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Sketch the graph of $\text{\hspace{0.17em}}r=3-2\mathrm{cos}\text{\hspace{0.17em}}\theta .$
Another type of limaçon, the inner-loop limaçon , is named for the loop formed inside the general limaçon shape. It was discovered by the German artist Albrecht Dürer (1471-1528), who revealed a method for drawing the inner-loop limaçon in his 1525 book Underweysung der Messing . A century later, the father of mathematician Blaise Pascal , Étienne Pascal(1588-1651), rediscovered it.
The formulas that generate the inner-loop limaçons are given by $\text{\hspace{0.17em}}r=a\pm b\mathrm{cos}\text{\hspace{0.17em}}\theta \text{\hspace{0.17em}}$ and $\text{\hspace{0.17em}}r=a\pm b\mathrm{sin}\text{\hspace{0.17em}}\theta \text{\hspace{0.17em}}$ where $\text{\hspace{0.17em}}a>0,\text{\hspace{0.17em}}\text{\hspace{0.17em}}b>0,\text{\hspace{0.17em}}$ and $\text{\hspace{0.17em}}\text{\hspace{0.17em}}a<b.\text{\hspace{0.17em}}$ The graph of the inner-loop limaçon passes through the pole twice: once for the outer loop, and once for the inner loop. See [link] for the graphs.
Sketch the graph of $\text{\hspace{0.17em}}r=2+5\text{cos}\text{\hspace{0.17em}}\theta .$
Testing for symmetry, we find that the graph of the equation is symmetric about the polar axis. Next, finding the zeros reveals that when $\text{\hspace{0.17em}}r=0,\text{\hspace{0.17em}}\text{\hspace{0.17em}}\theta =\mathrm{1.98.}\text{\hspace{0.17em}}$ The maximum $\text{\hspace{0.17em}}\left|r\right|\text{\hspace{0.17em}}$ is found when $\text{\hspace{0.17em}}\mathrm{cos}\text{\hspace{0.17em}}\theta =1\text{\hspace{0.17em}}$ or when $\text{\hspace{0.17em}}\theta =0.\text{\hspace{0.17em}}$ Thus, the maximum is found at the point (7, 0).
Even though we have found symmetry, the zero, and the maximum, plotting more points will help to define the shape, and then a pattern will emerge.
See [link] .
$\theta $ | $0$ | $\frac{\pi}{6}$ | $\frac{\pi}{3}$ | $\frac{\pi}{2}$ | $\frac{2\pi}{3}$ | $\frac{5\pi}{6}$ | $\pi $ | $\frac{7\pi}{6}$ | $\frac{4\pi}{3}$ | $\frac{3\pi}{2}$ | $\frac{5\pi}{3}$ | $\frac{11\pi}{6}$ | $2\pi $ |
$r$ | 7 | 6.3 | 4.5 | 2 | −0.5 | −2.3 | −3 | −2.3 | −0.5 | 2 | 4.5 | 6.3 | 7 |
As expected, the values begin to repeat after $\text{\hspace{0.17em}}\theta =\pi .\text{\hspace{0.17em}}$ The graph is shown in [link] .
The lemniscate is a polar curve resembling the infinity symbol $\text{\hspace{0.17em}}\infty \text{\hspace{0.17em}}$ or a figure 8. Centered at the pole, a lemniscate is symmetrical by definition.
The formulas that generate the graph of a lemniscate are given by $\text{\hspace{0.17em}}{r}^{2}={a}^{2}\mathrm{cos}\text{\hspace{0.17em}}2\theta \text{\hspace{0.17em}}$ and $\text{\hspace{0.17em}}{r}^{2}={a}^{2}\mathrm{sin}\text{\hspace{0.17em}}2\theta \text{\hspace{0.17em}}$ where $\text{\hspace{0.17em}}a\ne 0.\text{\hspace{0.17em}}$ The formula $\text{\hspace{0.17em}}{r}^{2}={a}^{2}\mathrm{sin}\text{\hspace{0.17em}}2\theta \text{\hspace{0.17em}}$ is symmetric with respect to the pole. The formula $\text{\hspace{0.17em}}{r}^{2}={a}^{2}\mathrm{cos}\text{\hspace{0.17em}}2\theta \text{\hspace{0.17em}}$ is symmetric with respect to the pole, the line $\text{\hspace{0.17em}}\theta =\frac{\pi}{2},\text{\hspace{0.17em}}$ and the polar axis. See [link] for the graphs.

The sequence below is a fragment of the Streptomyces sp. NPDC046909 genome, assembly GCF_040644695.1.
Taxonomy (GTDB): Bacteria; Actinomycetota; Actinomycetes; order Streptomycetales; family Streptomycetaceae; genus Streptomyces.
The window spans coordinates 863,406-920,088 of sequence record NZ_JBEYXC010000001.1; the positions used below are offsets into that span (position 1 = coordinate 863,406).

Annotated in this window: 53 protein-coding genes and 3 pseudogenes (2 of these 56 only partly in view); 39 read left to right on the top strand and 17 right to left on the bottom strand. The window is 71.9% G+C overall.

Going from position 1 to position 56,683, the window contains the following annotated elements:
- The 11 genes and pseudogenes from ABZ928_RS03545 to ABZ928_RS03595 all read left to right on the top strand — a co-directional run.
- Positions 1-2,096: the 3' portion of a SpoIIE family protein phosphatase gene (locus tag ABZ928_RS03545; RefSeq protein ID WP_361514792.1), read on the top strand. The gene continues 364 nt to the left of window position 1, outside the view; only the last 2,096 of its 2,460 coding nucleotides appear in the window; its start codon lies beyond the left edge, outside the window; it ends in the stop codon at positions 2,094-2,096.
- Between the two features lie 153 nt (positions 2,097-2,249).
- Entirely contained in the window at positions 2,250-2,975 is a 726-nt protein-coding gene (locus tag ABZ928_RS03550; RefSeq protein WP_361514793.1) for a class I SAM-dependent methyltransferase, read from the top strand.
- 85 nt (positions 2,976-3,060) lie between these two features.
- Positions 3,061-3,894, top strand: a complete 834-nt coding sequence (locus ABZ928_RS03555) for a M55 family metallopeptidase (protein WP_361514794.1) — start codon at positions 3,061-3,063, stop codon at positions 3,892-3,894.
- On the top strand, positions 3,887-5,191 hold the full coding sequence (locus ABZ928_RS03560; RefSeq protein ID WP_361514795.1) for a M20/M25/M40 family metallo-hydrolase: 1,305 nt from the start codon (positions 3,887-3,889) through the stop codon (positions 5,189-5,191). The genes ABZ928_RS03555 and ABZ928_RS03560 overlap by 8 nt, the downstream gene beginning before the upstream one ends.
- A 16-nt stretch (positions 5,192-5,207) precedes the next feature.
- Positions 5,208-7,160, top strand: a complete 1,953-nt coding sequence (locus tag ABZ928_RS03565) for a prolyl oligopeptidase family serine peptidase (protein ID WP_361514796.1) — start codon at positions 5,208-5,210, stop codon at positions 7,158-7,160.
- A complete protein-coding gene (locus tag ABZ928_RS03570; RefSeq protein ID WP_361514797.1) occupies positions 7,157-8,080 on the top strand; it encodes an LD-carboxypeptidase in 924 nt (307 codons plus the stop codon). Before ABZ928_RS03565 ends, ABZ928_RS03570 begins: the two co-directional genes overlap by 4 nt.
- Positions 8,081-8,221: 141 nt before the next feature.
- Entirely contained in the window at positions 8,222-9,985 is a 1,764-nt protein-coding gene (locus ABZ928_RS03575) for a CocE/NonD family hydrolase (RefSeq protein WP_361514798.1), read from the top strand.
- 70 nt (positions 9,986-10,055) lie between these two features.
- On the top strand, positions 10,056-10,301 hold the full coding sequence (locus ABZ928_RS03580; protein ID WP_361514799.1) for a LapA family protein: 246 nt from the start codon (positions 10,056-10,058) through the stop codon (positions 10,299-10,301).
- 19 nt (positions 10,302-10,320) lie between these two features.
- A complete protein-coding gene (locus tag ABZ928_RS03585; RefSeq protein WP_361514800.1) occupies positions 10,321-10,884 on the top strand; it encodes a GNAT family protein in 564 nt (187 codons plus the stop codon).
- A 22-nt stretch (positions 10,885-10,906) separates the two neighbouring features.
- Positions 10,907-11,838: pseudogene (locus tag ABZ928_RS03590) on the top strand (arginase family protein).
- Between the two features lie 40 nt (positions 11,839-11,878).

Sketch the graph of $\text{\hspace{0.17em}}{r}^{2}=4\mathrm{cos}\text{\hspace{0.17em}}2\theta .$
The equation exhibits symmetry with respect to the line $\text{\hspace{0.17em}}\theta =\frac{\pi}{2},\text{\hspace{0.17em}}$ the polar axis, and the pole.
Let’s find the zeros. It should be routine by now, but we will approach this equation a little differently by making the substitution $\text{\hspace{0.17em}}u=2\theta .$
So, the point $\left(0,\frac{\pi}{4}\right)$ is a zero of the equation.
Now let’s find the maximum value. Since the maximum of $\text{\hspace{0.17em}}\mathrm{cos}\text{\hspace{0.17em}}u=1\text{\hspace{0.17em}}$ when $\text{\hspace{0.17em}}u=0,\text{\hspace{0.17em}}$ the maximum $\text{\hspace{0.17em}}\mathrm{cos}\text{\hspace{0.17em}}2\theta =1\text{\hspace{0.17em}}$ when $\text{\hspace{0.17em}}2\theta =0.\text{\hspace{0.17em}}$ Thus,
We have a maximum at (2, 0). Since this graph is symmetric with respect to the pole, the line $\text{\hspace{0.17em}}\theta =\frac{\pi}{2},$ and the polar axis, we only need to plot points in the first quadrant.
Make a table similar to [link] .
$\theta $ | 0 | $\frac{\pi}{6}$ | $\frac{\pi}{4}$ | $\frac{\pi}{3}$ | $\frac{\pi}{2}$ |
$r$ | 2 | $\sqrt{2}$ | 0 | $\sqrt{2}$ | 0 |
Plot the points on the graph, such as the one shown in [link] .
The next type of polar equation produces a petal-like shape called a rose curve. Although the graphs look complex, a simple polar equation generates the pattern.
The formulas that generate the graph of a rose curve are given by $\text{\hspace{0.17em}}r=a\mathrm{cos}\text{\hspace{0.17em}}n\theta \text{\hspace{0.17em}}$ and $\text{\hspace{0.17em}}r=a\mathrm{sin}\text{\hspace{0.17em}}n\theta \text{\hspace{0.17em}}$ where $\text{\hspace{0.17em}}a\ne 0.\text{\hspace{0.17em}}$ If $\text{\hspace{0.17em}}n\text{\hspace{0.17em}}$ is even, the curve has $\text{\hspace{0.17em}}2n\text{\hspace{0.17em}}$ petals. If $\text{\hspace{0.17em}}n\text{\hspace{0.17em}}$ is odd, the curve has $\text{\hspace{0.17em}}n\text{\hspace{0.17em}}$ petals. See [link] .
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